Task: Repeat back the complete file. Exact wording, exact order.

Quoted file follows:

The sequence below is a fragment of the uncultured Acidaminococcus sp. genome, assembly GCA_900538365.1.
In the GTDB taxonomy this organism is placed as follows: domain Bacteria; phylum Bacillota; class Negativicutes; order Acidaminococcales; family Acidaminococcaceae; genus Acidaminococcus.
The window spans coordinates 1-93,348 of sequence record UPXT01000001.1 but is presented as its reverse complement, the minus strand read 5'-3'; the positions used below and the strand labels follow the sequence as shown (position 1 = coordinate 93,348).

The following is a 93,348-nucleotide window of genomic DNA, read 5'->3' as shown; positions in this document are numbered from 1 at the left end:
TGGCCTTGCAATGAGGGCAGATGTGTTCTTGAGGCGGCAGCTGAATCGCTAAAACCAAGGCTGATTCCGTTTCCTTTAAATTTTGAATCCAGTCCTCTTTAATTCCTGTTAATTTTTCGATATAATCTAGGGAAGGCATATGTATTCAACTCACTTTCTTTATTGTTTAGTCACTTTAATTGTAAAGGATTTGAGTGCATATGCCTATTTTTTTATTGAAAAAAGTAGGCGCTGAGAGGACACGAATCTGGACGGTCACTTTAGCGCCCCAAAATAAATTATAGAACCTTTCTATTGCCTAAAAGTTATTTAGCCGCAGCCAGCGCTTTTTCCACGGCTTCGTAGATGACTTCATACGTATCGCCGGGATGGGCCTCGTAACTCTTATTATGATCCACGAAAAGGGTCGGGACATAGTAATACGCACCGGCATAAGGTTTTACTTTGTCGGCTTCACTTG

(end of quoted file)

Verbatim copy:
The sequence below is a fragment of the uncultured Acidaminococcus sp. genome, assembly GCA_900538365.1.
In the GTDB taxonomy this organism is placed as follows: domain Bacteria; phylum Bacillota; class Negativicutes; order Acidaminococcales; family Acidaminococcaceae; genus Acidaminococcus.
The window spans coordinates 1-93,348 of sequence record UPXT01000001.1 but is presented as its reverse complement, the minus strand read 5'-3'; the positions used below and the strand labels follow the sequence as shown (position 1 = coordinate 93,348).

The following is a 93,348-nucleotide window of genomic DNA, read 5'->3' as shown; positions in this document are numbered from 1 at the left end:
TGGCCTTGCAATGAGGGCAGATGTGTTCTTGAGGCGGCAGCTGAATCGCTAAAACCAAGGCTGATTCCGTTTCCTTTAAATTTTGAATCCAGTCCTCTTTAATTCCTGTTAATTTTTCGATATAATCTAGGGAAGGCATATGTATTCAACTCACTTTCTTTATTGTTTAGTCACTTTAATTGTAAAGGATTTGAGTGCATATGCCTATTTTTTTATTGAAAAAAGTAGGCGCTGAGAGGACACGAATCTGGACGGTCACTTTAGCGCCCCAAAATAAATTATAGAACCTTTCTATTGCCTAAAAGTTATTTAGCCGCAGCCAGCGCTTTTTCCACGGCTTCGTAGATGACTTCATACGTATCGCCGGGATGGGCCTCGTAACTCTTATTATGATCCACGAAAAGGGTCGGGACATAGTAATACGCACCGGCATAAGGTTTTACTTTGTCGGCTTCACTTG